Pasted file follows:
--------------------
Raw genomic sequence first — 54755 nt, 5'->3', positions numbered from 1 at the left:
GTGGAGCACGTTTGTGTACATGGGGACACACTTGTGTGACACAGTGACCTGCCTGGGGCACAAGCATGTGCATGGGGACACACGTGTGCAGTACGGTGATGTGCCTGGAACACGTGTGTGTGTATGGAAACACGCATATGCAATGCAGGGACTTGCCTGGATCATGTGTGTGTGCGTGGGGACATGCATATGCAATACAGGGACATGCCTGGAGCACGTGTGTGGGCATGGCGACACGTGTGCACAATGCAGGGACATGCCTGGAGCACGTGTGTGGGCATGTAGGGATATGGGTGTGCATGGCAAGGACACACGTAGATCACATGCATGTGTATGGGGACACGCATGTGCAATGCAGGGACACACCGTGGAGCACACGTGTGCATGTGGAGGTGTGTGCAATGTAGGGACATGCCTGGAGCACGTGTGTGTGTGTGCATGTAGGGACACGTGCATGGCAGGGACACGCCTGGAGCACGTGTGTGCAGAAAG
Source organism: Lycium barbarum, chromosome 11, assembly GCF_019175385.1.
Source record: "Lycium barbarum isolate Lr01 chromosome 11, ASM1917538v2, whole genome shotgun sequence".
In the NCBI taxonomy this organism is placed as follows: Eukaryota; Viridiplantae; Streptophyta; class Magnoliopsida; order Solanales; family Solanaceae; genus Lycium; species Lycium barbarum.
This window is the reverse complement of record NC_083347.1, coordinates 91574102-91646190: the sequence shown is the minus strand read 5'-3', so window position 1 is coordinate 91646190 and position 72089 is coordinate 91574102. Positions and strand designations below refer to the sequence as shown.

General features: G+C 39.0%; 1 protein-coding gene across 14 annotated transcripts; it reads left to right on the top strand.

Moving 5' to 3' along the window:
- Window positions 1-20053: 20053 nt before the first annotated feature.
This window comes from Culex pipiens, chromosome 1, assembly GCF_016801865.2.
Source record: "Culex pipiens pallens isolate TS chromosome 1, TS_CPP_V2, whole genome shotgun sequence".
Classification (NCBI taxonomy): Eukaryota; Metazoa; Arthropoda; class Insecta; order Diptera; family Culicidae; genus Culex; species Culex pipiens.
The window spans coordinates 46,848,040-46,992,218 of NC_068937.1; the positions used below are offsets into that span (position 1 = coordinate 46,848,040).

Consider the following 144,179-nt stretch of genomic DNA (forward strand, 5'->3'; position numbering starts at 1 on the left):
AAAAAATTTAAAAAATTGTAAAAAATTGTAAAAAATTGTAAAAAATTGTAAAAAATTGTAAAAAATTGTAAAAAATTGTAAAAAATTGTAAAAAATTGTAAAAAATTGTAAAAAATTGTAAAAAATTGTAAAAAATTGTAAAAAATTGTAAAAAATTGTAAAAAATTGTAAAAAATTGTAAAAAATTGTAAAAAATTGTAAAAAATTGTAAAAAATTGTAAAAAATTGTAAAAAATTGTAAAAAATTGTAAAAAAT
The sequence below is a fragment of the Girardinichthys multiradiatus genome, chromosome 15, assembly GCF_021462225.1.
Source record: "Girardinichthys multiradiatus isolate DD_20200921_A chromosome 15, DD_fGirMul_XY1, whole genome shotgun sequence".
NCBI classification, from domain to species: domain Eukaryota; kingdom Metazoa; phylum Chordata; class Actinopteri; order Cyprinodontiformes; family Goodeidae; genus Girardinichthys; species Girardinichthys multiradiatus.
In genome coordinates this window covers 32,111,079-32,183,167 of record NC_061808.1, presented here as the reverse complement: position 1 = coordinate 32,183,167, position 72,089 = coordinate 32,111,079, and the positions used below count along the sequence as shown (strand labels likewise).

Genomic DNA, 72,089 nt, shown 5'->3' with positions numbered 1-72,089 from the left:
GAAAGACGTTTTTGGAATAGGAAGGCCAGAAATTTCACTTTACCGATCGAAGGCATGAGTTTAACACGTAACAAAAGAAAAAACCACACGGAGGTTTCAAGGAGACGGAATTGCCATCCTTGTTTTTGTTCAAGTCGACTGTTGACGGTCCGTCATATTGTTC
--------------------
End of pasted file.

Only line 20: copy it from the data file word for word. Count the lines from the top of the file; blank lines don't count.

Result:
Genomic DNA, 72,089 nt, shown 5'->3' with positions numbered 1-72,089 from the left: